Eagles

Long snapper Rick Lovato ready to make most of opportunity with Eagles

Long snapper Rick Lovato ready to make most of opportunity with Eagles

Rick Lovato is a specialist. 

Whether he’s on the football field or working at his family owned restaurant in Lincroft, N.J. — Joyce’s Subs and Pizza. 

“I’m great at making breakfast sandwiches, subs,” said Lovato, who hails from north of the sub-hoagie Mason-Dixon line. “Those are my two specialties. I can make pizza, but I’m not the best at it.”

For the next three weeks, the Eagles won’t ask the 24-year-old to touch an egg or pizza dough. They won’t put him to work in the kitchen. Instead, they’ll ask him to perform his other specialty. They need him to be a long snapper. 

With longtime Eagle Jon Dorenbos out for the season with a wrist injury that required surgery, the Eagles signed Lovato, an Old Dominion product, this week to fill in. 

Until Washington signed him for 10 days in November, Lovato had spent the season working at Joyce’s, working out and practicing long snapping with his dad, Rick. The 'Skins released him on Nov. 29 when they didn’t need him any longer; their long snapper Nick Sundberg returned from a back injury. 

So Lovato went back home and waited for his next chance. He didn’t have to wait long. He was actually out snapping with his dad when his phone started getting inundated with calls and texts from people who were watching the Eagles game. 

“My phone died while I was trying to look at who was contacting me,” Lovato said. “Run to my car, plug my phone in the charger and everyone was like, ‘Philly’s long snapper is down, you need to contact your agent and do all this to get ready.’ As soon as I go home to watch the game and Brent Celek’s in snapping and I’m like ‘Oh jeez, this is bad because Dorenbos wasn’t even snapping.’”

It was bad. Dorenbos had surgery on Sunday night and the Eagles called on Monday. The Eagles didn’t work out a bunch of long snappers like head coach Doug Pederson said they planned on doing. According to Lovato, they called him and him alone. Apparently seeing his two games with the Packers last year and two games with Washington this season was enough. 

The relationship between a long snapper and the punter/holder is such an important one. Dorenbos and Donnie Jones have been friends for over a decade and have worked together since 2013, when Jones arrived to Philly. 

Lovato and Jones don’t have that long to get acquainted. Just a few days in practice this week, but Jones thinks it’ll be enough. 

“It’s good,” Jones said. “We’ve had two field goal sessions, we’ve had two punt sessions, so I feel good about it. Unfortunately in this game, injury happens. We’re going to miss Jon. But he’s going to come in and fill his shoes, which are obviously big shoes to fill. I feel good about it.”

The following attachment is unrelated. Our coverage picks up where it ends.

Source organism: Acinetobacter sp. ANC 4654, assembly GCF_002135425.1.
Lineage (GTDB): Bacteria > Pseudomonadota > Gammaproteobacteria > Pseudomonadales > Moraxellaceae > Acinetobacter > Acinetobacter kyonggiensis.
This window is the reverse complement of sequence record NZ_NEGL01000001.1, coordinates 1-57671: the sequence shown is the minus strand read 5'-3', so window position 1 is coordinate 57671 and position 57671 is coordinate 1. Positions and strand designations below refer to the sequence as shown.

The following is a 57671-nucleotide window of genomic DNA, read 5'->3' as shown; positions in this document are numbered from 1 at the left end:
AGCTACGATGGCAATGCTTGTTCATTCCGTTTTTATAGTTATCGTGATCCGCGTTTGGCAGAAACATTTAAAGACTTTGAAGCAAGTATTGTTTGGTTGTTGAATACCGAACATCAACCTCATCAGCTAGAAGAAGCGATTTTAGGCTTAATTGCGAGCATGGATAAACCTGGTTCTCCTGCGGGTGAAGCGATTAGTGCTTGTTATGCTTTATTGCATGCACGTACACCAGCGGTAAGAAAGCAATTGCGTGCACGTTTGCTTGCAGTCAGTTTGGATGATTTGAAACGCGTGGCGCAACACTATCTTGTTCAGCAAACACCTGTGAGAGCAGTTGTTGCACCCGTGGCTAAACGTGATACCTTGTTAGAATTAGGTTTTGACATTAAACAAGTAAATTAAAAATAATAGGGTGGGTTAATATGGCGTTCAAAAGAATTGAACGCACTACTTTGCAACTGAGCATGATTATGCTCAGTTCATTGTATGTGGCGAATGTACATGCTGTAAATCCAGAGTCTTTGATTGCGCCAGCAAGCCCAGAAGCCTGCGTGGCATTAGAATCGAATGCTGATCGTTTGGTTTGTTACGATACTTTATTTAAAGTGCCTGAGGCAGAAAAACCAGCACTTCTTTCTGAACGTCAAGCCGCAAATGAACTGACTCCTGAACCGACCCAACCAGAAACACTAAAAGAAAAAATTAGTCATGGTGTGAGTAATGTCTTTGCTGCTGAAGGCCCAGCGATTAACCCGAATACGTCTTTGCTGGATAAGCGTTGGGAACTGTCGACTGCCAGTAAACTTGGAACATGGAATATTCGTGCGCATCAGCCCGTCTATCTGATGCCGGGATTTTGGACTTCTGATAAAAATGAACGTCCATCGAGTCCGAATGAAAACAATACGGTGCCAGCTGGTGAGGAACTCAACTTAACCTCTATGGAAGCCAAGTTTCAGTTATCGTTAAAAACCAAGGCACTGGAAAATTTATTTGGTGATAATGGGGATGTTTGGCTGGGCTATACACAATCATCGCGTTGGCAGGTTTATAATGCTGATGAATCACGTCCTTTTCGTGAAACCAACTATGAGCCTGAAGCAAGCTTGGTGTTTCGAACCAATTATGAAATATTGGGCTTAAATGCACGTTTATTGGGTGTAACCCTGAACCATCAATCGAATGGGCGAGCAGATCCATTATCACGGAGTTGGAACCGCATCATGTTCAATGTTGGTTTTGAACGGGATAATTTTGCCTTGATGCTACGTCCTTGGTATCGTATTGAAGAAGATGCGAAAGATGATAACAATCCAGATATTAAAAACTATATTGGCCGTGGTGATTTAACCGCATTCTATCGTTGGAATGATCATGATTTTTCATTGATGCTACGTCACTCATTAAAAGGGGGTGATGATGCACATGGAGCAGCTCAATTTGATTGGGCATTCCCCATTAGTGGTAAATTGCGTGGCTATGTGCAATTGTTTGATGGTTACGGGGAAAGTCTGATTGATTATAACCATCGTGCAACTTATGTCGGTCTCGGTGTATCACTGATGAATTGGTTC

There isn’t much of a future in Philly for Lovato, even if he’s perfect. On Thursday, he said he would love to be with the Eagles long-term and hopes it happens, but he probably knows it won’t. Dorenbos is the longest-tenured Eagle and just signed a new extension last month. 

But Lovato is hoping three more weeks of film will help him finally help gain a full-time gig that will keep him out of the family business for a while. 

“Now that my resume has built up so much, I’d like to be on a team permanently and not just jumping around and filling in for guys that get hurt,” he said. “It all started last year when I was with Green Bay. It sucks to fill in for a guy that gets hurt but it’s an opportunity you have to take advantage of. That’s how jobs like these work.”

If the NFL doesn’t work out, at least Lovato makes a mean breakfast sandwich. 

A meeting with Chip Kelly brought Press Taylor to Eagles

A meeting with Chip Kelly brought Press Taylor to Eagles

This is a story about how Chip Kelly helped the Eagles win the Super Bowl. 

Really. 

So in the summer of 2012, when Kelly was still the head coach at the University of Oregon, he was in Miami visiting some friends on the Dolphins’ coaching staff. He was hanging around the facility waiting for one of those friends to get out of a meeting, when he stopped in the office of the Dolphins’ new quarterbacks coach Zac Taylor. 

On that exact day, Taylor had a visitor of his own. His younger brother Press, then a graduate assistant at Tulsa, happened to be on his summer break and was visiting Miami. 

So the three — Zac, Press and Chip — sat in a room at Miami and talked football for a couple of hours. Then they went their separate ways. 

Until Kelly was hired as the Eagles’ head coach and was looking for a quality control coach. 

That’s when another tie came into play. Greg Austin, who was Kelly’s graduate assistant at Oregon and became the Eagles’ assistant offensive line coach on that original staff, happened to be a college teammate of Zac’s at Nebraska. In fact, Austin was a part of the offensive line that protected Zac, the quarterback. So Austin suggested the name Press Taylor and Kelly remembered that long chat in Miami. 

“So when they got here, they had an idea for what the position looked like and they called me,” Press Taylor said last week. “It didn’t take much longer for me to say yes and show up here.”